An advisor to Thailand’s agriculture minister has called on all parties concerned to come up with affordable and environmentally friendly bio-substances to replace three recently banned hazardous farm chemicals quickly.
Alongkorn Polobut said in his Facebook post today that, of the 73 bio-pesticides registered, none have been approved by the Department of Agriculture. Alternatives to the three banned chemicals, however, must be bio-substances which are affordable to the farmers, effective and environmentally friendly, said Alongkorn.
He added that the problem is that no such alternative has been found to be available so far, although some are still being tested, but it will take at least 1-3 years before they can be approved by the Department of Agriculture.
Citing the microbial pesticide produced and used for seven years, with apparently satisfactory results, by a sugarcane farmer in Suphan Buri province, Alongkorn said that the product has not been officially registered and will have to go through gruelling toxicological tests before it can be endorsed by the Department of Agriculture.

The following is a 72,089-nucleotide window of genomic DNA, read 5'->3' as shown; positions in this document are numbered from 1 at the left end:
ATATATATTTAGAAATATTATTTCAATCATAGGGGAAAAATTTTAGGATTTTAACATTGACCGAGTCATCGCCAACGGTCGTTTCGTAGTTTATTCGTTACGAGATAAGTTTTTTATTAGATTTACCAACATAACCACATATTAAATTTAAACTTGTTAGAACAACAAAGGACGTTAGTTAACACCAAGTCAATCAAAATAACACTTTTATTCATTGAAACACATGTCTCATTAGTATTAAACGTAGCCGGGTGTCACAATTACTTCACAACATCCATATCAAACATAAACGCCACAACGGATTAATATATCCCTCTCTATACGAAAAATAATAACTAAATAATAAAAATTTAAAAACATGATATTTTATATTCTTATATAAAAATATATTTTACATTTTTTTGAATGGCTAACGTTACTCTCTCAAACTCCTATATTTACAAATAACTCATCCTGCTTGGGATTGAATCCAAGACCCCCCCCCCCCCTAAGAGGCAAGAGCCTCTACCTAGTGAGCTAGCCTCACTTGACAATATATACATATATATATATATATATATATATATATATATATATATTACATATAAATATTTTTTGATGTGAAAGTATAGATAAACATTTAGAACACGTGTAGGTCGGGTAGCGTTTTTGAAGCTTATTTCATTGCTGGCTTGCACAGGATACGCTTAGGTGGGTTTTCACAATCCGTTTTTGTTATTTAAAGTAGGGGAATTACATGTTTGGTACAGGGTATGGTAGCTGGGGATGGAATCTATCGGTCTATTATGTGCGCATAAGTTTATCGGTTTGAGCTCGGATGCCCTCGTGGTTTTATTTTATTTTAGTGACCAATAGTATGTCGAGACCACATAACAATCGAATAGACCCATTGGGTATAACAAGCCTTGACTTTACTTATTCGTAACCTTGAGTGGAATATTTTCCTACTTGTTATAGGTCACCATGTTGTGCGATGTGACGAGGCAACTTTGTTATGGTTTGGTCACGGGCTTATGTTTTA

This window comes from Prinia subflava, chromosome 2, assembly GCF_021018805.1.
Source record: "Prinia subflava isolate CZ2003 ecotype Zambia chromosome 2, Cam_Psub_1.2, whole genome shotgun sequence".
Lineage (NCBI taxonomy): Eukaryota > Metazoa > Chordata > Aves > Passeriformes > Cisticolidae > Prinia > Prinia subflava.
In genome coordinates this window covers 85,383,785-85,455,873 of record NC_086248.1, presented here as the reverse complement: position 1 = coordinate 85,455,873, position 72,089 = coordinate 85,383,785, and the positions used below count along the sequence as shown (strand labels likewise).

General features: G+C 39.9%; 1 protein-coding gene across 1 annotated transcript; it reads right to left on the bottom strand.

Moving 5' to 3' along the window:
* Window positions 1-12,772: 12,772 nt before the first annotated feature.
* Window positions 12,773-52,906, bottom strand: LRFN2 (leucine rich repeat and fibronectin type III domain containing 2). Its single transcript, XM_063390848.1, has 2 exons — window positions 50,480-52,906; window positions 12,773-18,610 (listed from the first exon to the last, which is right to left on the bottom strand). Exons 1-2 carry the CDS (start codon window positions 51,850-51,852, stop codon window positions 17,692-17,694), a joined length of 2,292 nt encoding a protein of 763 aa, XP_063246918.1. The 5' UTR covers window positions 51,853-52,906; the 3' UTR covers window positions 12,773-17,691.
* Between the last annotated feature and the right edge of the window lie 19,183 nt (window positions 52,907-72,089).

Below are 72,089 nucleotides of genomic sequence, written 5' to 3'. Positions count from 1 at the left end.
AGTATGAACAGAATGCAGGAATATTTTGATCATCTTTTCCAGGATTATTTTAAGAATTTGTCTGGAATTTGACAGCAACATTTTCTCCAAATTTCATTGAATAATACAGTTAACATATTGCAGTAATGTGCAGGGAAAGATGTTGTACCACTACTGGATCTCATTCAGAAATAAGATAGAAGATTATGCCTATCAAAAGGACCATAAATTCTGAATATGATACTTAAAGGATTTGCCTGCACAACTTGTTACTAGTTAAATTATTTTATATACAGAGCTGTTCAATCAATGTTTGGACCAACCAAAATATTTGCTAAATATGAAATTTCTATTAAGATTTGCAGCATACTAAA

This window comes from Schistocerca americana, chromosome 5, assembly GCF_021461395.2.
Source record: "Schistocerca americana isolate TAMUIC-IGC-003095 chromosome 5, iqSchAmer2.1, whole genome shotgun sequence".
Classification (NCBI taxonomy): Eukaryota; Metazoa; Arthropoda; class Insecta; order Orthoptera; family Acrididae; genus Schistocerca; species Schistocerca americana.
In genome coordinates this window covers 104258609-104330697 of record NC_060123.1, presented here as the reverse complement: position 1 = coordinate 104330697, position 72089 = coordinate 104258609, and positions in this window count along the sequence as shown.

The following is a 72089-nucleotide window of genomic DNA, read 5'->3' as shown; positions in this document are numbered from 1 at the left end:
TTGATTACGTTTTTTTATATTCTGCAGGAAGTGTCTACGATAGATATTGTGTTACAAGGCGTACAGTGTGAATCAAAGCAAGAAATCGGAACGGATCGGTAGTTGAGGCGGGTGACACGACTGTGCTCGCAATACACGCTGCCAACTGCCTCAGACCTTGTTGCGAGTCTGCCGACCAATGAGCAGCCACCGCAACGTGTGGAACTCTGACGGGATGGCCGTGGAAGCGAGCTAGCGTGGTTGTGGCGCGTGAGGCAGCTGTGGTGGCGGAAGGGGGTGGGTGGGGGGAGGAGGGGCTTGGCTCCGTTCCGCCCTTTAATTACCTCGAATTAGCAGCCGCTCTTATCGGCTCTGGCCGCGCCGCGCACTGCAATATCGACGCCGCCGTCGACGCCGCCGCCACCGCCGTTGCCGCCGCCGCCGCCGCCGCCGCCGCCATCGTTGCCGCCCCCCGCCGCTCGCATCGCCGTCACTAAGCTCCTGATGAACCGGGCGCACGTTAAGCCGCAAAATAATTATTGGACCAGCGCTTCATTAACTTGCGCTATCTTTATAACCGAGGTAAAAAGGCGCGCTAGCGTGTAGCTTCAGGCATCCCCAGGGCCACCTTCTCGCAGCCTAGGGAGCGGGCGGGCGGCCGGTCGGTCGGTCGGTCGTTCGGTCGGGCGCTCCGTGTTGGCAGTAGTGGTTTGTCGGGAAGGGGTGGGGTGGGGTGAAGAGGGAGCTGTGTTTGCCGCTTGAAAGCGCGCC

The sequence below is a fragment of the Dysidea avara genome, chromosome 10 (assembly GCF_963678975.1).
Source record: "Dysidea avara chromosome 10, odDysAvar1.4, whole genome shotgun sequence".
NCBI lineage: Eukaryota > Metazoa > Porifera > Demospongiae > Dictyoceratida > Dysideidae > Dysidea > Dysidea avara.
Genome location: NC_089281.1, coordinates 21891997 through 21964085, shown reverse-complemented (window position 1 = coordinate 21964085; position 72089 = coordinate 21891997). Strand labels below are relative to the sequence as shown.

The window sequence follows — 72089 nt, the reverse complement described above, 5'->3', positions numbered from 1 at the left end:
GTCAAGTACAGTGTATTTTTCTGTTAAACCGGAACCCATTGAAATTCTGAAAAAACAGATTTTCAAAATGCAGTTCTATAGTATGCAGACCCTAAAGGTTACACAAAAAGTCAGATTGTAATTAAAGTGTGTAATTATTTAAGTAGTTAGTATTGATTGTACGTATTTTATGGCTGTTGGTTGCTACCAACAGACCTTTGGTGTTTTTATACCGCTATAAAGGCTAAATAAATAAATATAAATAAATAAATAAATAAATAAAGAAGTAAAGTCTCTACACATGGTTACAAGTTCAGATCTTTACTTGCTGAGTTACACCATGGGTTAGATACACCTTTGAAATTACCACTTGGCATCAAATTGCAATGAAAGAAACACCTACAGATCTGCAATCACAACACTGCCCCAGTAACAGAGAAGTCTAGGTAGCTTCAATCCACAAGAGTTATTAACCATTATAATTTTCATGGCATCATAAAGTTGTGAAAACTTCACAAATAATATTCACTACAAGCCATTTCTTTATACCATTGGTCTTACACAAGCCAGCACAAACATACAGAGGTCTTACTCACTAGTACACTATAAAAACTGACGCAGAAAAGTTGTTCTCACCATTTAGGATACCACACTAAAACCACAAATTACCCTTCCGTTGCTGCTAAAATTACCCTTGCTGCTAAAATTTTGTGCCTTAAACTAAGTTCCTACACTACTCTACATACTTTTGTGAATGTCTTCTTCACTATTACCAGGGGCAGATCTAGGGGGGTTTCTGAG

He also noted that the issue is sensitive because the producer of the microbial pesticide is linked to a political family in the Northeast and, therefore, promotion of the product for widespread use could be seen as a conflict of interest.
The Ministry of Agriculture and Cooperatives has scheduled a meeting for November 22nd to discuss measures to help farmers who will be affected by the ban and to discuss potential bio-substances to replace them.